Say you have a webapp that lets users upload a file to S3, immediately followed by a download request for the same file. A user’s profile picture is a common example. As soon as the user has uploaded their profile picture, you have to download it to show it on their profile page. If the download is via CloudFront, not directly from S3, there are a few caveats you should be aware of.
CloudFront is a pull-through CDN. CloudFront edge locations only know about your site’s location & configuration. They don’t know about the site’s content until they receive requests for it. When that happens, the CloudFront edge fetches the requested content from the origin server, & caches it for serving subsequent requests.
If you hit the CloudFront download URL for the file you just uploaded, before the upload completes, CloudFront will try to fetch the file from S3, get a 404 in response & cache this 404 status for a few minutes. All subsequent download requests for the same object in the next few minutes will return the cached 404, even if the object has finished uploading & is indeed available for download. This is called “negative caching” — caching the fact that a request won’t work. This is done to avoid hammering the origin with requests that are likely to fail anyway.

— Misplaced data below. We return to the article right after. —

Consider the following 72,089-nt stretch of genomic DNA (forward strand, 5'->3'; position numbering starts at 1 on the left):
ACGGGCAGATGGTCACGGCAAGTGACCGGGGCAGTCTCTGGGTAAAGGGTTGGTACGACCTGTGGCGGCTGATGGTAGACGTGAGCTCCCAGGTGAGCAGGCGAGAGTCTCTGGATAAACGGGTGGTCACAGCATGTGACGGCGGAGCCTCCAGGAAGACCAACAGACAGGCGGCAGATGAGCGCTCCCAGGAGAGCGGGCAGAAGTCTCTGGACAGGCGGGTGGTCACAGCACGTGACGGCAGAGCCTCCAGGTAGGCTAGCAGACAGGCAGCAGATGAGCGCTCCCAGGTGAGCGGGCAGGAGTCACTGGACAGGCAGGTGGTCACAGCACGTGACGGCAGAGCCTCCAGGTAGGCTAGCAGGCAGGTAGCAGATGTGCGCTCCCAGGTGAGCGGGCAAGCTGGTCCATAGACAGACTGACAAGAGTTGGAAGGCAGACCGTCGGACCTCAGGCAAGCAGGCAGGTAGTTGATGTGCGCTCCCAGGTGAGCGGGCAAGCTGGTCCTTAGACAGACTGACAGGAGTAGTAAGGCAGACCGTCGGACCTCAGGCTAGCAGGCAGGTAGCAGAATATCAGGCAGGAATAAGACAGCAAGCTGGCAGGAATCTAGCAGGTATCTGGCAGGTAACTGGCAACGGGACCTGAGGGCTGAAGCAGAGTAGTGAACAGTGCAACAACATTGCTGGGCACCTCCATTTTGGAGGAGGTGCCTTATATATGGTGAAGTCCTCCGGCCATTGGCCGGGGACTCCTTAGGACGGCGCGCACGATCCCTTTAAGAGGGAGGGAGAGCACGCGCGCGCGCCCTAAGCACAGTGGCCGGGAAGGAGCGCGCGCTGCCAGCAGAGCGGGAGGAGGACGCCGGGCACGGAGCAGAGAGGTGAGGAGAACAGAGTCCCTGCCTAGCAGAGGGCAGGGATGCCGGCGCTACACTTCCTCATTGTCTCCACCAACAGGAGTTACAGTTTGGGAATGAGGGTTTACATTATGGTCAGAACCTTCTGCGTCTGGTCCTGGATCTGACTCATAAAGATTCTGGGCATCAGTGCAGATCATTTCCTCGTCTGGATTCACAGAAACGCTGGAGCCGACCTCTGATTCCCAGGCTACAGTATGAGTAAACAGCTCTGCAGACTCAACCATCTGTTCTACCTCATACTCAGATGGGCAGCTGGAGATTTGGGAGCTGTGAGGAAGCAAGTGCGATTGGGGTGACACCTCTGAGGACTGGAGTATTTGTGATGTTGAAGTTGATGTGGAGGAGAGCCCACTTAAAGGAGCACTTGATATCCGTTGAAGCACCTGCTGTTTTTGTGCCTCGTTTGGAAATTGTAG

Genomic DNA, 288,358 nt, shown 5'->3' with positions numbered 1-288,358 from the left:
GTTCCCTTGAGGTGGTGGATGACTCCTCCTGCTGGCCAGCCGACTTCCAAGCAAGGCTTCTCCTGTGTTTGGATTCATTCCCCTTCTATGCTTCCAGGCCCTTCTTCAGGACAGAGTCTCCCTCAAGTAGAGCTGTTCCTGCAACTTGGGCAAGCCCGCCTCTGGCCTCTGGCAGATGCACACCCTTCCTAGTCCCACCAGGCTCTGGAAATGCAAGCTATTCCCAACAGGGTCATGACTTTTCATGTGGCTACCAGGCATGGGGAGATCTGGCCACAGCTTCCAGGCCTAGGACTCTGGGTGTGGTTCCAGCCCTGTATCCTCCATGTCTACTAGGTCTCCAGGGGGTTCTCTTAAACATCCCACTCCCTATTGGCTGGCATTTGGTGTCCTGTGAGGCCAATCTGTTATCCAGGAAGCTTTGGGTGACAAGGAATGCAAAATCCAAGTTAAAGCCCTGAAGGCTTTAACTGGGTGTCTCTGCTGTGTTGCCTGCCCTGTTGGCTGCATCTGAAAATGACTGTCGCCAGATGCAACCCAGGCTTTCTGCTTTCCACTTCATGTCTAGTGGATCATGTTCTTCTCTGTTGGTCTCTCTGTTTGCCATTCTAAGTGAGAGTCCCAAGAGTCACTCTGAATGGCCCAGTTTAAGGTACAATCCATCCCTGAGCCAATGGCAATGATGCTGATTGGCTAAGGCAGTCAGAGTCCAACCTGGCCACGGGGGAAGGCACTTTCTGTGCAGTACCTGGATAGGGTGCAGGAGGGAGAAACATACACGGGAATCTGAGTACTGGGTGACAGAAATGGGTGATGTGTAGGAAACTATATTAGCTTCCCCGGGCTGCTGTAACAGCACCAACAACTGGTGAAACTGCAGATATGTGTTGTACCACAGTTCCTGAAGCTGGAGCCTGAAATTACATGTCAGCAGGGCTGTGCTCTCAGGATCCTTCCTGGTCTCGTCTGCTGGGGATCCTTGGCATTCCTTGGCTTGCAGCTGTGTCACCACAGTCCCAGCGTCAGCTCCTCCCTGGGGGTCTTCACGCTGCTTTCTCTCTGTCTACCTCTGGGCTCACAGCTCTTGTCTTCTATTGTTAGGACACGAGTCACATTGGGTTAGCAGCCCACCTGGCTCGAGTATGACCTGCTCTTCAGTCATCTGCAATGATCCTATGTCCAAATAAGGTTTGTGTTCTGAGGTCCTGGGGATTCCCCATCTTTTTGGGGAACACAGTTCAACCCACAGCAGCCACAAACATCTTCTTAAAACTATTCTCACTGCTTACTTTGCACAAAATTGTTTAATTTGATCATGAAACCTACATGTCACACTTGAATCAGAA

CloudFront always caches the following HTTP 4xx and 5xx status codes returned by your origin — 404, 405, 414, & 500 to 504.— HTTP Status Codes that CloudFront Always Caches — CloudFront Documentation
Note that some browsers like Chrome will preload URLs typed into the address bar. So if you typed the object’s download URL & waited for the upload to complete, Chrome has already made a request to CloudFront for that URL in the background & CloudFront has already cached the non-existence of the object.
Chrome starts loading some web pages in the background, even before you’ve finished typing the URL in the omnibox. If the URL auto-completes to a site you’re very likely to visit, Chrome will begin to prerender the page. Prerendering reduces the time between when you hit Enter and when you see your fully-loaded web page–in some cases, the web page appears instantly.— Speed & Security — Chrome Blog